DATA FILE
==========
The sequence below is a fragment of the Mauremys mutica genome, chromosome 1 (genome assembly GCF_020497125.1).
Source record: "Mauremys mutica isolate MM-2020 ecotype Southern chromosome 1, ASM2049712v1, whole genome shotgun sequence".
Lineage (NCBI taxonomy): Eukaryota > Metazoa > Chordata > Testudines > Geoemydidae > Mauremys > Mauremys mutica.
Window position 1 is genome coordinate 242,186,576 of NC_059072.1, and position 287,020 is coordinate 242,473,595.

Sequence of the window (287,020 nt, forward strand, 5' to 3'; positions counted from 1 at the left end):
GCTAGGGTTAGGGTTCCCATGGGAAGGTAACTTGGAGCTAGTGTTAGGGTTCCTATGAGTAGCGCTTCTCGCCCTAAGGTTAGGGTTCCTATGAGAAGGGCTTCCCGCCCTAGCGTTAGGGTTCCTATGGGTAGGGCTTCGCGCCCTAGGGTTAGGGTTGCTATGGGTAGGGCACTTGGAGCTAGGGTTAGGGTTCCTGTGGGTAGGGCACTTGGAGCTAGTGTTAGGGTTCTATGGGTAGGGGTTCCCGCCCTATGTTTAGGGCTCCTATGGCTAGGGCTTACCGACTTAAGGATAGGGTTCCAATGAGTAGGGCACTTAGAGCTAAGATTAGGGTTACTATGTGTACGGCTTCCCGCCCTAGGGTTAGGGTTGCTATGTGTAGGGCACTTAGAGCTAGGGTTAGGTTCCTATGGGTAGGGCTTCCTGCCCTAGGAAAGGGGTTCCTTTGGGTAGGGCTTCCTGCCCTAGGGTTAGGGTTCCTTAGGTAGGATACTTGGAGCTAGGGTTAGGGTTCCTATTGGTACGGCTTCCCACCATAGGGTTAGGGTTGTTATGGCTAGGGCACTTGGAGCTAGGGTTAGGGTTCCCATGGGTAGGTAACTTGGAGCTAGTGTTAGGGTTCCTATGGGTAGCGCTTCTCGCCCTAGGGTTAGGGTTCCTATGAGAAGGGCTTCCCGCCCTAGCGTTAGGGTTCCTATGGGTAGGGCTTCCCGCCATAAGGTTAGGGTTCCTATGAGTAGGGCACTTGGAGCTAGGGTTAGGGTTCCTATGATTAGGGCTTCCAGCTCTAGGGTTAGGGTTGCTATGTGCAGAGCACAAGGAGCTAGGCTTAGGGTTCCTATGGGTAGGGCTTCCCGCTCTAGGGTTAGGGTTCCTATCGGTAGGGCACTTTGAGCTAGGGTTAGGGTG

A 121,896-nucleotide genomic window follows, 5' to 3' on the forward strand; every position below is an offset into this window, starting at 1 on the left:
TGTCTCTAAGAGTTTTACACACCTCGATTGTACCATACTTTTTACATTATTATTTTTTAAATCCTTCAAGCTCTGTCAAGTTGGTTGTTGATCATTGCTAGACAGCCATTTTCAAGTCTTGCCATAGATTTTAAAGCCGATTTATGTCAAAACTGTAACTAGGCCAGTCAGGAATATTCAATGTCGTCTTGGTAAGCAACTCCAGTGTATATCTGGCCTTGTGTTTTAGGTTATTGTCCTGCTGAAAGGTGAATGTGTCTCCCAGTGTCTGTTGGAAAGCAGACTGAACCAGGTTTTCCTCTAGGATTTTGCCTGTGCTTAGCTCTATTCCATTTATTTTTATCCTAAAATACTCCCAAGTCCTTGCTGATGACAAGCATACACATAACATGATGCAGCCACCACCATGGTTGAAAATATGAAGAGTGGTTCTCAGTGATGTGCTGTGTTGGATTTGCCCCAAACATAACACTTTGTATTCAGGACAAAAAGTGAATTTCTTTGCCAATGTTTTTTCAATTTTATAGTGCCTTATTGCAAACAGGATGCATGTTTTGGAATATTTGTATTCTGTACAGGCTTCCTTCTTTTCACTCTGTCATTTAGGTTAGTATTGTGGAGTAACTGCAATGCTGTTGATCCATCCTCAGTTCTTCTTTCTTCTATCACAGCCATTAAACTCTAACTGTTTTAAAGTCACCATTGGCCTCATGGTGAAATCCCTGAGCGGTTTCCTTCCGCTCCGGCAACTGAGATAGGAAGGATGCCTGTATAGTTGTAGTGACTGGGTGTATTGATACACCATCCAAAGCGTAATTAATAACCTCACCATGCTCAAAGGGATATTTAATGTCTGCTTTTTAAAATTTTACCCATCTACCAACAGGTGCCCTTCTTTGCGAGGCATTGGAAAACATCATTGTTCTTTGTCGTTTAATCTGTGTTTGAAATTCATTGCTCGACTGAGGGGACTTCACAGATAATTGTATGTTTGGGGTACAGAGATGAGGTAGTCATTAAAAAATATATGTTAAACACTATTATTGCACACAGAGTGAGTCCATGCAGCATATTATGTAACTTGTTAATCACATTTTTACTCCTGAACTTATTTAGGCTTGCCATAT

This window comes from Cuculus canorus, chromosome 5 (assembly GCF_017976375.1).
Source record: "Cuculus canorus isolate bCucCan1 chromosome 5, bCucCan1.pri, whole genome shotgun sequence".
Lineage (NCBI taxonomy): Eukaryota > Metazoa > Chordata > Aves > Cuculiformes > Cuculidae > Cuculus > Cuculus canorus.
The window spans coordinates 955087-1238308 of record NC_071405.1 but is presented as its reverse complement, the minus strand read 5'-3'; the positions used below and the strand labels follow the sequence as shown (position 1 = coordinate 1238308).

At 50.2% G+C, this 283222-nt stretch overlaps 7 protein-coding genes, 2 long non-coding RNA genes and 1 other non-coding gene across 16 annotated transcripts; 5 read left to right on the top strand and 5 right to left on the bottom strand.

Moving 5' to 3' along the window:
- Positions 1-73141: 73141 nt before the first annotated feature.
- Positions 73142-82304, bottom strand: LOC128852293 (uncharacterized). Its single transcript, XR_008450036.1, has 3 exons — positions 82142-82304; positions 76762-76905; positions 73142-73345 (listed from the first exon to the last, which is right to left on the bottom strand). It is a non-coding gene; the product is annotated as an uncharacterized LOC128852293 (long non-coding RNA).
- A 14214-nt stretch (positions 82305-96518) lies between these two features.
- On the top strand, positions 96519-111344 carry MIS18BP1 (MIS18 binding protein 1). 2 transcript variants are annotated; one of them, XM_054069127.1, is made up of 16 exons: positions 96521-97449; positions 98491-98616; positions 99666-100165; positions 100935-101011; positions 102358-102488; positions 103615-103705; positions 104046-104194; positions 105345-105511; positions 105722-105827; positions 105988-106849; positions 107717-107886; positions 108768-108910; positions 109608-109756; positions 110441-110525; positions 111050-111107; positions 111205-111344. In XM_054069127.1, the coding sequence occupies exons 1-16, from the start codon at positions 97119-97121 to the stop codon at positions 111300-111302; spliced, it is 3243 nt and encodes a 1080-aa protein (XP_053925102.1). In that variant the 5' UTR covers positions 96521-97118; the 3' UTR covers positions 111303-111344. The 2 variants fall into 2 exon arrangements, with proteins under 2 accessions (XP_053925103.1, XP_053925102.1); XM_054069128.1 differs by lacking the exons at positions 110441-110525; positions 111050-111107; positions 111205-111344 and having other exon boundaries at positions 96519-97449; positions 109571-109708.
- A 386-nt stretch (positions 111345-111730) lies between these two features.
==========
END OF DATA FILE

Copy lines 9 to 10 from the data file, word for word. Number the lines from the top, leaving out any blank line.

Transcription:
This window comes from Cuculus canorus, chromosome 5 (assembly GCF_017976375.1).
Source record: "Cuculus canorus isolate bCucCan1 chromosome 5, bCucCan1.pri, whole genome shotgun sequence".